I know you’ve already heard it about 1,300 times before:
The customer experience is all about personalization.
Potential buyers want to feel like you are speaking directly to them. They want to know that you understand their needs and that you can provide a product or service that addresses their specific pain points.
Don’t we all?
In past years, we marketers believed that persona-based marketing would help us do just that. We were sure that by identifying the ideal customer—or several ideal customer prototypes—we could deliver highly personalized and targeted campaigns that would lead to conversions.
The problem is—and what many marketers now realize—is that in today’s online economy, consumers cannot be boxed into just one persona category. Our needs as customers are continuously changing, and what motivates us to buy one day may not be the same motivator the next day.
I’m certain that you too have days when you’re all about scrolling down endless coupon sites in the hopes of finding that coveted 20% off. Then there are days when you drop $185 on a Prada paperclip.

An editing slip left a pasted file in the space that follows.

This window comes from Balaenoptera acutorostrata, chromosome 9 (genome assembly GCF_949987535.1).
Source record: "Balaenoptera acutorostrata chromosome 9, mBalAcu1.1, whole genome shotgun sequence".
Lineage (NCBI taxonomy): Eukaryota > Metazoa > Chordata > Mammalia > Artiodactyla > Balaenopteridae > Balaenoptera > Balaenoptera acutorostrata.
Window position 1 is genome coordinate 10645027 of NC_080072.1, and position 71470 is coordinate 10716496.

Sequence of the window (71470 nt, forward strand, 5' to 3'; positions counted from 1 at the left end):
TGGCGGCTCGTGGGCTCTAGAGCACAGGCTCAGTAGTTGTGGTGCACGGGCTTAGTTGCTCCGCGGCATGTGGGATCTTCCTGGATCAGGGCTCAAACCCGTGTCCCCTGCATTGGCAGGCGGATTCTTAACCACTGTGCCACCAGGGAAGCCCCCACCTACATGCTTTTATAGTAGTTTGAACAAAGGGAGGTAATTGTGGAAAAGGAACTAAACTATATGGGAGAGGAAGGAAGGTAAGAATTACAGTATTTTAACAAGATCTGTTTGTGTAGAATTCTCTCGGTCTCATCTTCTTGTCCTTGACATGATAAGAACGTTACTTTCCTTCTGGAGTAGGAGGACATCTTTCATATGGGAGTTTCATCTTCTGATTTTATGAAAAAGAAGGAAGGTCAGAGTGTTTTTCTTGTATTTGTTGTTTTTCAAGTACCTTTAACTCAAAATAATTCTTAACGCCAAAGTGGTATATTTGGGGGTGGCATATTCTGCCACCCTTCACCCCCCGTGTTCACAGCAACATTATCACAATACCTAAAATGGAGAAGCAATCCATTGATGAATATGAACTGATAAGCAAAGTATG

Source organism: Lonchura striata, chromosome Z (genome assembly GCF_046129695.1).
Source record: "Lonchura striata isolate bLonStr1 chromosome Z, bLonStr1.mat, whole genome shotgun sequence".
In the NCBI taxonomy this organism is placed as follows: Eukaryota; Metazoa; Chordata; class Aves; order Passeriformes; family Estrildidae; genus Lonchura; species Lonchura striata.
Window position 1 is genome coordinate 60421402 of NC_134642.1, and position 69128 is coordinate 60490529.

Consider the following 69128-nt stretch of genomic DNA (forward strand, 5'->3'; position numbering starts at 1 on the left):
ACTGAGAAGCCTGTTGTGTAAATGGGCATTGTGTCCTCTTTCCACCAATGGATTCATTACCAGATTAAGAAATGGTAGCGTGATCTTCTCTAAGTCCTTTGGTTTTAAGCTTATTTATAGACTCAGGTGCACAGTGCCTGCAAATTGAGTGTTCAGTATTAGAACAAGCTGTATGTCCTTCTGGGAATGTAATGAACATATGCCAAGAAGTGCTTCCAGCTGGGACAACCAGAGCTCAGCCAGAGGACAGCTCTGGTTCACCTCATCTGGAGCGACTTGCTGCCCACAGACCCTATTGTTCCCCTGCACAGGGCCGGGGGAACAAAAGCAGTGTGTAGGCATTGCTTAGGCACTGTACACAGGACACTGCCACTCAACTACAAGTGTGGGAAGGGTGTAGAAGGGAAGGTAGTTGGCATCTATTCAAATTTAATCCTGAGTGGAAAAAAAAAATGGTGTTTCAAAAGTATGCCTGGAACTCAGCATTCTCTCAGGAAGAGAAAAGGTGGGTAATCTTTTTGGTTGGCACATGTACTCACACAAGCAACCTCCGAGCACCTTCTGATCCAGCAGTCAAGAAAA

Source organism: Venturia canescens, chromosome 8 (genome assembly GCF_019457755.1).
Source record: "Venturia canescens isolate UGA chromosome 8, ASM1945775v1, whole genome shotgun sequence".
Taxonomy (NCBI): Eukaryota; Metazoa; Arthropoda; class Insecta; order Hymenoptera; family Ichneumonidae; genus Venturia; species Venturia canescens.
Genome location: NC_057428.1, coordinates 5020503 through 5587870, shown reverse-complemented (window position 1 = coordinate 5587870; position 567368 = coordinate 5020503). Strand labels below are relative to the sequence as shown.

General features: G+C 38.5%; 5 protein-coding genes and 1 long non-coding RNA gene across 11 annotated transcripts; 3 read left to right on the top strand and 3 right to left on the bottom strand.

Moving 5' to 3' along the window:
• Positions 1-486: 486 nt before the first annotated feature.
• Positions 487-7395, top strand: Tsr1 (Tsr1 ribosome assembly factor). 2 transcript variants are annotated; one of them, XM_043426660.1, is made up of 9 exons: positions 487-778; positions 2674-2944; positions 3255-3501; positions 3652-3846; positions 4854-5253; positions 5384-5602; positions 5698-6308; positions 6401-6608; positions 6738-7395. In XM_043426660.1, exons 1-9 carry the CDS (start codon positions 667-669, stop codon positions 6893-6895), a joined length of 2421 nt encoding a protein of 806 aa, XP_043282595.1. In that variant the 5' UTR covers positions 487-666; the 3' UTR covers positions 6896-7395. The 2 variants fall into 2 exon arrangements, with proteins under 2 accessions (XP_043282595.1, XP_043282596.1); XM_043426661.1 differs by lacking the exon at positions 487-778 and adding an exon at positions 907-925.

So how can we cater to an ever-changing buyer persona, and offer the right content just at the right time?
This is where intent marketing comes into play.
So let’s bid the persona farewell and learn how to focus on uncovering what motivates customers to take action:
What Is a Customer Persona and Why It’s Time to Move On
Let’s first take a look at how customer personas are created.
In 2018, Hootsuite published a simple guide on how to pinpoint your target market and create personas in 5 easy steps:
- Research your current buyers (how they behave on social, what they type in search engines, and how the competition approaches them)
- Identify your customers’ main challenges
- Figure out what your customers wish to achieve
- Develop a clear value proposition for your brand
- Group together buyer characteristic to create your personas
But, is this approach still relevant today?
Many marketing strategists are shouting from the rooftops that it’s not.
According to Georgia Antill, a CX and business strategy consultant, a static, pre-defined customer persona is redundant. It doesn’t take into consideration the chaotic nature of today’s customers. People today don’t have just one area of interest or one specific need.
We marketers can’t just box them into one customer persona category. Plus, sometimes people are searching for a particular product as a one-off (like buying a new sofa or helping a friend find a dog sitter). Once they’ve found what they need, there’s no point flooding them with ads about sofas and pets—it has become irrelevant for that specific buyer.